In the holiday spirit, Washington Post columnist Richard Cohen wrote that the Commandant of the Marine Corps "is one step short of being a bigot." Cohen, who strongly supports homosexuals in the military, insisted that the Commandant be fired because he held a different view. According to the dictionary, 'a bigot is one who is strongly attached to his view of politics and intolerant of those who differ.' It is Cohen, not the Commandant of Marines, who defines the word bigot.
Cohen is also cunning in arguing that gays should join a Marine Corps that, in his judgment, should dismiss its own leaders. His column is a clarion call to incite the very divisiveness the legislation was intended to expunge. That is a sure way to cause chaos and anger -- and increase readership by slyly encouraging controversy of the Jerry Springer style. Cohen's screed has already rocketed around the military-related web sites.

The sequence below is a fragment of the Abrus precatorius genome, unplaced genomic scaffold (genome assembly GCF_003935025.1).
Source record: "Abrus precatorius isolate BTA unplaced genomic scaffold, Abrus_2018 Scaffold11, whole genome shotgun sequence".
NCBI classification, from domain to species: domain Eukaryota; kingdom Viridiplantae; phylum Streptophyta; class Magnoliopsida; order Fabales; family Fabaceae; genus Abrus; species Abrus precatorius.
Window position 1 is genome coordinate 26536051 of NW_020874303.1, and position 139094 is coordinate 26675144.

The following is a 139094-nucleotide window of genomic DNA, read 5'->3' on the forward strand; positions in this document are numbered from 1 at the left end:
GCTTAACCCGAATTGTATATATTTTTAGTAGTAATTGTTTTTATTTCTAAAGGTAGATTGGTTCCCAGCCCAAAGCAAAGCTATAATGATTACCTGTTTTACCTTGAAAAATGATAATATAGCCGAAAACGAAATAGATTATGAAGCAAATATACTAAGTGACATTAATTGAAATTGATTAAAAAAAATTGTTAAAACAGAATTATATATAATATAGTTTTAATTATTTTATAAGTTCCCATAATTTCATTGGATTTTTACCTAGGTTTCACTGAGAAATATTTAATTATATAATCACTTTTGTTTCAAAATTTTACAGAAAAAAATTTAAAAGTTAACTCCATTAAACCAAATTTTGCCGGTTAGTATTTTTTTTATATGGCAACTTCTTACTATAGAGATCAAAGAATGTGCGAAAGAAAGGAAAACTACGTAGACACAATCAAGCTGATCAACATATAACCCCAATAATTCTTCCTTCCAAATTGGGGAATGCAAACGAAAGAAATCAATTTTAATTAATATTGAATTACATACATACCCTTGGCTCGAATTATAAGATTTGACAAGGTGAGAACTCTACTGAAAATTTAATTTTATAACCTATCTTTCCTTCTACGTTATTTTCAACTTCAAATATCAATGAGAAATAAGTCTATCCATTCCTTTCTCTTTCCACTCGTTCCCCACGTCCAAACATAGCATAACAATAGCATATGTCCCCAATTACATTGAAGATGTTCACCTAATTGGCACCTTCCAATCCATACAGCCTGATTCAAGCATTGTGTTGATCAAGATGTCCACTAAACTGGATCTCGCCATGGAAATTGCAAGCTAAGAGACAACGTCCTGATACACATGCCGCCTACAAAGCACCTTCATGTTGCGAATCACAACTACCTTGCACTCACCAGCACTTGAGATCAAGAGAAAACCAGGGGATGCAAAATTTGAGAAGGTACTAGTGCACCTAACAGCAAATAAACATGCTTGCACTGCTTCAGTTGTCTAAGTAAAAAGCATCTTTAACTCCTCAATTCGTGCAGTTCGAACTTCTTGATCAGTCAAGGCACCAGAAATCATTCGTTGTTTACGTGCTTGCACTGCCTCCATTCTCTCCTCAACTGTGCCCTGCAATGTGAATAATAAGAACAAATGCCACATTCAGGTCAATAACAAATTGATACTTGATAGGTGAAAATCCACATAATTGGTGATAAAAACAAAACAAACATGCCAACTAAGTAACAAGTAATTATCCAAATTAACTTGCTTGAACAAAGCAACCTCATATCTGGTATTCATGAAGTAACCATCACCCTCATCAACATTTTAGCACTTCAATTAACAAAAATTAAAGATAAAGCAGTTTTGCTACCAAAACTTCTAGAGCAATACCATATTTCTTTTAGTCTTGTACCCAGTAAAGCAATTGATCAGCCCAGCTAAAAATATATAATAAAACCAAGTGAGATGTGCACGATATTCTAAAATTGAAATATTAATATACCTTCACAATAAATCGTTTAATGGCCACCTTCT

The best way to treat a bigot is to ignore his opportunistic self-promotion. Let the Washington Post correspondents who risk their lives alongside Marines deal with Cohen and his warped journalistic ethics.
(Richard Cohen, Marine Corps commandant has to go, Washington Post, Dec 21, 2010)